5. The method of claim 4 wherein the first function produces respective values when a selected video frame is uniformly painted with different respective luminescence values of the same color, each respective value being the same with each of the pixel subsets.
6. The method of claim 1 wherein the pixel data values are in YUV format, and wherein the first function comprises the summation of the Y-values of a pixel subset.
7. The method of claim 1 wherein the pixel data values are in YUV format;
wherein step (e) further comprises the step of concatenating the Y-, U-, and V-bytes of each obtained pixel data value to form a concatenated value; and
wherein the first function comprises the summation of the concatenated values of a pixel subset.
8. The method of claim 1 wherein step (f) generates an average of the video content values for the group of sequential selected video frames, and wherein the second function generates the dispersion signal in relation to a variance of the video content values from the average.
9. The method of claim 1 wherein step (f) generates a central tendency value of the video content values for the group of sequential selected video frames, and wherein the second function generates the dispersion signal in relation to a deviation of the video content values from the central tendency value.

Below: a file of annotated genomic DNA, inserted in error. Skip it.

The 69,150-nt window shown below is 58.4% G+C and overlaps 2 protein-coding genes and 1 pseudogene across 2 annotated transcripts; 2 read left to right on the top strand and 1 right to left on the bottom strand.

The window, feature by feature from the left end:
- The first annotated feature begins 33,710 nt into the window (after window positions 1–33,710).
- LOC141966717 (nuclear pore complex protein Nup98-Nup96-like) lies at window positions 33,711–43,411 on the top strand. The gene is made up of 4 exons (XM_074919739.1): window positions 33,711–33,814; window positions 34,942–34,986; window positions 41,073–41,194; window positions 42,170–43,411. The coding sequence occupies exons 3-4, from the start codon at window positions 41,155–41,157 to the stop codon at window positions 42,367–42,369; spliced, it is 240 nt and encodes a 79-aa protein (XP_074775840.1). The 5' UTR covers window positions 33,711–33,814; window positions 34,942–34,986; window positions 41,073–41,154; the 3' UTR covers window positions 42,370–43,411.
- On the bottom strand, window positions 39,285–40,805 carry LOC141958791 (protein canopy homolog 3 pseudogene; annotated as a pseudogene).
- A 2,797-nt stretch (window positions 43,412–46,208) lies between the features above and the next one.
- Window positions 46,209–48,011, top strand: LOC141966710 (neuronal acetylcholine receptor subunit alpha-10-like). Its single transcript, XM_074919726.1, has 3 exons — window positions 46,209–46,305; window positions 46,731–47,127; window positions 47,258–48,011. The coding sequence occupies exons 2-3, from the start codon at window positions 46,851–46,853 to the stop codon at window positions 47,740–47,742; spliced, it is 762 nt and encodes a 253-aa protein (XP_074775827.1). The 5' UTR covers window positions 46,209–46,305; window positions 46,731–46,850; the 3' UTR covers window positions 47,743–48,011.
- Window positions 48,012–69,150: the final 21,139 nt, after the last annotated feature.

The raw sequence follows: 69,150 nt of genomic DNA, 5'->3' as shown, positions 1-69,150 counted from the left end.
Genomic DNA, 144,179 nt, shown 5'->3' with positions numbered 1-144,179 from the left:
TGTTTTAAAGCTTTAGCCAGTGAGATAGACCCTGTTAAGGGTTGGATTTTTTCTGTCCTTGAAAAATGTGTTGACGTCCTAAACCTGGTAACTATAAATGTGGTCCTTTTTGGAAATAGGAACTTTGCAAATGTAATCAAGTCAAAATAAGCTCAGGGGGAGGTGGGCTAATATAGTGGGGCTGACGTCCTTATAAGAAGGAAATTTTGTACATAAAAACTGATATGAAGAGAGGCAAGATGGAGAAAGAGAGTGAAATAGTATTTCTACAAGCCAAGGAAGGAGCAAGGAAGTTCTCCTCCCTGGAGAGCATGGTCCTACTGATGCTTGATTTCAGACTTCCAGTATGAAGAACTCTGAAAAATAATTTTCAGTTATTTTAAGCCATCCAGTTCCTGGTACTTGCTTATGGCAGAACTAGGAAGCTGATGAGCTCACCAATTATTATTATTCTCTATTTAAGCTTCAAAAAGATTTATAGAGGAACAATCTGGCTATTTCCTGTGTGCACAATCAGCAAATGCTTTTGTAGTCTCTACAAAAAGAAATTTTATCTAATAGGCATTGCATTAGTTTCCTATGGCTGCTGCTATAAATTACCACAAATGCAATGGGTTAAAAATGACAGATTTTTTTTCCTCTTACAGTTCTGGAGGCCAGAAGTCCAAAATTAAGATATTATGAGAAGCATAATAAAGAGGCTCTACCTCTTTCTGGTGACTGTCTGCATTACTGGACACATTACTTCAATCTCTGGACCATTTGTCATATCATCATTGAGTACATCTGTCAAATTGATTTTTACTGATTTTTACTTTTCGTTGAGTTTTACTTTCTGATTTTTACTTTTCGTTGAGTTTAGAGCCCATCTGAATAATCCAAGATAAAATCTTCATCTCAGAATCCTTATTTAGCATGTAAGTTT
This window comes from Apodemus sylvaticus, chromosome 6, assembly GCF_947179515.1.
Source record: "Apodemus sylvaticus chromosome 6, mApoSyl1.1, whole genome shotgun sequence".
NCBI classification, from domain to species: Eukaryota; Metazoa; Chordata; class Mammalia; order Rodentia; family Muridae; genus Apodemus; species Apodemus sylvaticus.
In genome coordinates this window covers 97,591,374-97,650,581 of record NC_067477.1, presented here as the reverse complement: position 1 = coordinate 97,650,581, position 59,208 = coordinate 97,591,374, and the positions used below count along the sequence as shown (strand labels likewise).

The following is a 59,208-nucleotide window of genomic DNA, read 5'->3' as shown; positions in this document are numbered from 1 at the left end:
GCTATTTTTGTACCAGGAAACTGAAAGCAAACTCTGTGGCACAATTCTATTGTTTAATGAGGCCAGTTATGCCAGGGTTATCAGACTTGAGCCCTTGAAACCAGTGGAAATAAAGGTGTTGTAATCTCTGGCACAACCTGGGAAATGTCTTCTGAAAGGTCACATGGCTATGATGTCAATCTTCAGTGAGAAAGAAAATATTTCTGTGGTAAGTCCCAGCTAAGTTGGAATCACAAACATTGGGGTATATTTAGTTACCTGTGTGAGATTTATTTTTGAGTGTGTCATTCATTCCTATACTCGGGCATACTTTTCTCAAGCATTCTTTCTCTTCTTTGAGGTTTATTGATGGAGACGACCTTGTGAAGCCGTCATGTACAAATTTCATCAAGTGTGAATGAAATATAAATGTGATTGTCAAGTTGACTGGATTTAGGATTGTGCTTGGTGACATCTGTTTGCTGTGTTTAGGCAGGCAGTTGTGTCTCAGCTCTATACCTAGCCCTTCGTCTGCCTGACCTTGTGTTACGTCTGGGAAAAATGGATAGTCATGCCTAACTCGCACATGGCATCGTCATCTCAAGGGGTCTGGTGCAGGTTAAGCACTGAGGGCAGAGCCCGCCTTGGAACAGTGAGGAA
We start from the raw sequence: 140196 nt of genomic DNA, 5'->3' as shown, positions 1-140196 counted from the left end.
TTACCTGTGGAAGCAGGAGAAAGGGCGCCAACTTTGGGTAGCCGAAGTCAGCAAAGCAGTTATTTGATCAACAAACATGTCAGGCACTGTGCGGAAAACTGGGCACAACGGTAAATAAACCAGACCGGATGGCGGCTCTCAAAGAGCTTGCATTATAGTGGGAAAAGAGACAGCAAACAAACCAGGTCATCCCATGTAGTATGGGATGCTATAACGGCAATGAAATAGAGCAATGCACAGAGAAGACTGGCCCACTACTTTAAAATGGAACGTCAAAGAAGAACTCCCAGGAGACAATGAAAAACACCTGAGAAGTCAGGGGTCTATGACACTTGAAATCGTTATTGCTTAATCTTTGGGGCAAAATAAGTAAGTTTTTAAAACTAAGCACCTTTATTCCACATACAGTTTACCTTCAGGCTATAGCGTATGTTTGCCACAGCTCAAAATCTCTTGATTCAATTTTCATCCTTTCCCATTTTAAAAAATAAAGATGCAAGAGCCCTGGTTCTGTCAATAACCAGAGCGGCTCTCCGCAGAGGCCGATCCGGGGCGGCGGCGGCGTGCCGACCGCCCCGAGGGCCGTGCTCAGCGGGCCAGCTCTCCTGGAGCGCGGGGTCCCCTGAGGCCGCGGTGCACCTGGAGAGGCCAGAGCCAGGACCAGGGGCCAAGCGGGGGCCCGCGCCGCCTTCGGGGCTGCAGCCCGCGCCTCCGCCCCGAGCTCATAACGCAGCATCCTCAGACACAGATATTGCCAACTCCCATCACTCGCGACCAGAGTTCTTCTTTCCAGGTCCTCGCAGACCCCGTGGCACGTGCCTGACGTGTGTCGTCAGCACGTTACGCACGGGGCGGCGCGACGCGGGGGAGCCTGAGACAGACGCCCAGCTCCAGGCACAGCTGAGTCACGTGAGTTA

10. The method of claim 1 wherein the second function generates the dispersion signal as the difference between the maximum and minimum of the video content values in the group of sequential selected video frames.
11. The method of claim 1 wherein step (a) selects all of the video frames in a sequence of video frames of the video medium.
12. The method of claim 1 wherein step (a) selects a reduced number of video frames in a periodic manner from a sequence of video frames of the video medium.
13. The method of claim 1 wherein step (a) selects a reduced number of video frames in an aperiodic manner from a sequence of video frames of the video medium.
14. The method of claim 1 wherein the number of pixels in a pixel subset is not more than 1% of the total number of pixels in the selected video frame.
15. The method of claim 1 wherein the number of pixels in a pixel subset ranges from 200 to 800.
16. The method of claim 1 wherein at least 25% of the pixels in the pixel subsets for each pair of successive selected video frames are different.